The Court also noted that making friends at the workplace or talking to them is not a cruel act or an act of ignoring the wife, particularly when the spouses were living apart due to the nature of their work.
The Delhi High Court recently observed that if a spouse condones an extramarital illicit or intimate affair, it cannot later be called an act of cruelty in divorce proceedings.
In the present case, the Court found that the wife had expressed her willingness to continue living with the husband, despite such an episode.
Hence, the Court held that such an affair cannot be viewed as cruelty to the wife during divorce proceedings.
“It has been rightly concluded … that it was an act which was condoned by the appellant who despite this episode, had expressed her willingness to continue to reside with the respondent. Once an act which lasted for a short while had been condoned, it cannot be taken as an act of cruelty while deciding the petition for divorce,” the Court observed.
A division bench of Justices Suresh Kumar Kait and Neena Bansal Krishna added that things would have been different had this illicit relationship been a turning point in the relationship between the husband and wife.
However, in this case, while the brief extramarital intimate relationship from over ten years ago did create some turbulence, the Court found that the spouses were able to sail over it.
The Court also noted that making friends at the workplace or talking to them cannot be held to be a cruel act or an act of ignoring the wife, particularly when the spouses were living apart due to the nature of their work.
“A person who is essentially living alone, may find solace by having friends and merely because he used to talk to his friends, it can neither be held to be an act of ignoring the appellant (wife) nor a cruel act. It has to be appreciated that both the parties having been essentially living separately because of their work exigencies, were bound to make friends at their place of work and otherwise; and such friendships without anything more, cannot be termed as cruelty,” the Court observed.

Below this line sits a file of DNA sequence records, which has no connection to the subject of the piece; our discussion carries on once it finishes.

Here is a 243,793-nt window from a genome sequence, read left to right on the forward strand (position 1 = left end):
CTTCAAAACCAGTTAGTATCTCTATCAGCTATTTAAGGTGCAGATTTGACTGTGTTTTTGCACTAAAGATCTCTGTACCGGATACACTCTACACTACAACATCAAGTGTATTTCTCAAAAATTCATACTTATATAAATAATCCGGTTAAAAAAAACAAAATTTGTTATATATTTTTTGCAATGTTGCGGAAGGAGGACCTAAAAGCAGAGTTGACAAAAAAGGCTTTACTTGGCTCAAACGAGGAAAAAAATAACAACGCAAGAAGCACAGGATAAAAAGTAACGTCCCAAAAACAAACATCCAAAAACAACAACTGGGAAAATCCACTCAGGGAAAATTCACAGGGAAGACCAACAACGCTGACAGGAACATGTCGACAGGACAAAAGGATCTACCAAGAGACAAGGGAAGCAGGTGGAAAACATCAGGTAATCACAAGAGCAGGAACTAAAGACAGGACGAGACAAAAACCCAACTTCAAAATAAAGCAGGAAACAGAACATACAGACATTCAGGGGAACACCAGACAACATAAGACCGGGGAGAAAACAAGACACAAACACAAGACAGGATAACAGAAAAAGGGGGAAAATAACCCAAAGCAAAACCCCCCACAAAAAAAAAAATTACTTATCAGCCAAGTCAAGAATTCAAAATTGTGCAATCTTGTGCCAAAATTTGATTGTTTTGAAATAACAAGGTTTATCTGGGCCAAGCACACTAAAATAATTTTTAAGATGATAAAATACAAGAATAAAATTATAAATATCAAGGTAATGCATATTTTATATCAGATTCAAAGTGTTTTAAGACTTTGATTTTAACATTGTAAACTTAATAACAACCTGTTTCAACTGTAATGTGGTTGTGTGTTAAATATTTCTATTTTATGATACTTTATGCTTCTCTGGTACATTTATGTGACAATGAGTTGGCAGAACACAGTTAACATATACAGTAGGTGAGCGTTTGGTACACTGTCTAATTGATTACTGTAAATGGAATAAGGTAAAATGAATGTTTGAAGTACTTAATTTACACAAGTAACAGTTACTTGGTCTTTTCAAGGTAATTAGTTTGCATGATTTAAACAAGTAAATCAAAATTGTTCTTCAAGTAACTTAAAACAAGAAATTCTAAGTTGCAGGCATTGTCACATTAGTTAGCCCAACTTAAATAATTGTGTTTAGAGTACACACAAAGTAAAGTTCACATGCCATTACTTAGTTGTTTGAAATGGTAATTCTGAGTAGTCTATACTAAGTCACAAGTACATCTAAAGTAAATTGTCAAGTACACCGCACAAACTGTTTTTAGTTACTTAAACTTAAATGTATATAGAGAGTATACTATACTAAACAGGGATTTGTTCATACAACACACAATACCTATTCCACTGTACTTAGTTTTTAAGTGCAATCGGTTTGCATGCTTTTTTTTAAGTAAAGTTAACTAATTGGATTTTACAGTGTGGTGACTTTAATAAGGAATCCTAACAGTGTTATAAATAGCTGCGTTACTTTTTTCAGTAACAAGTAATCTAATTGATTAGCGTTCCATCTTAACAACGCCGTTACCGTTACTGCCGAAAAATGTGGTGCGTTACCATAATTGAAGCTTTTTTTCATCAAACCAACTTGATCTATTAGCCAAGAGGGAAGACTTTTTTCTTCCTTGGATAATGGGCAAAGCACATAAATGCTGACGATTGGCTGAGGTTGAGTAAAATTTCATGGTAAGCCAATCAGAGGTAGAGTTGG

The Court further underscored that in disputes between parents, children cannot be alienated or used as a weapon.
The Court made these observations while dealing with an appeal filed by a woman challenging a family court order granting divorce to her husband on the grounds of desertion and cruelty.
The husband told the Court that he was an Indian Army officer and was posted in different areas for official duty. He said that the relations between him and his wife were estranged on account of the indifferent attitude of the wife. The husband claimed that the wife hardly talked to him, which caused deep frustration and depression in his mind.
The husband further contended that in order to shift the blame on him, the wife wrote various complaints to the Commanding Officer, Family Welfare Organization and the Army Headquarters, making “baseless, frivolous and false allegations” and blaming him for deserting her and their daughter.
Meanwhile, the wife argued that the man had continued with an extra marital relationship and was trying to take advantage of his own wrong by getting rid of the appellant (wife) through divorce.
She denied the allegations made by her husband. She further claimed that the husband would only visit her briefly during his annual holidays and leaves and that during this period, he inflicted physical and mental cruelty upon her.
The Court considered the case and held that the wife had committed cruelty against the husband by alienating their only daughter and writing various complaints to the husband’s superiors.
“Once vindictiveness has crept in and the appellant had marched on to the war path and filed not only complaints in the Department but also initiated various civil/legal cases since 2011, i.e., for about 12 years and has even alienated the daughter from the respondent, it leads to irresistible conclusion that various acts of cruelty have been committed towards the respondent (husband),” the Court said.
The Court, however, said that no grounds of desertion were made out in the case.
“The divorce was also granted on the ground of desertion, but from the above discussion, it is evident that the things had gone to an extent where neither the appellant nor the respondent were in a position to restore their marital ties. In these circumstances, it cannot be held that it was a case of desertion by the wife for a period of more than two years from the date of separation ie July, 2011 onwards,” the Court observed.
The Court, therefore, proceeded to uphold the divorce decree on the ground of cruelty alone.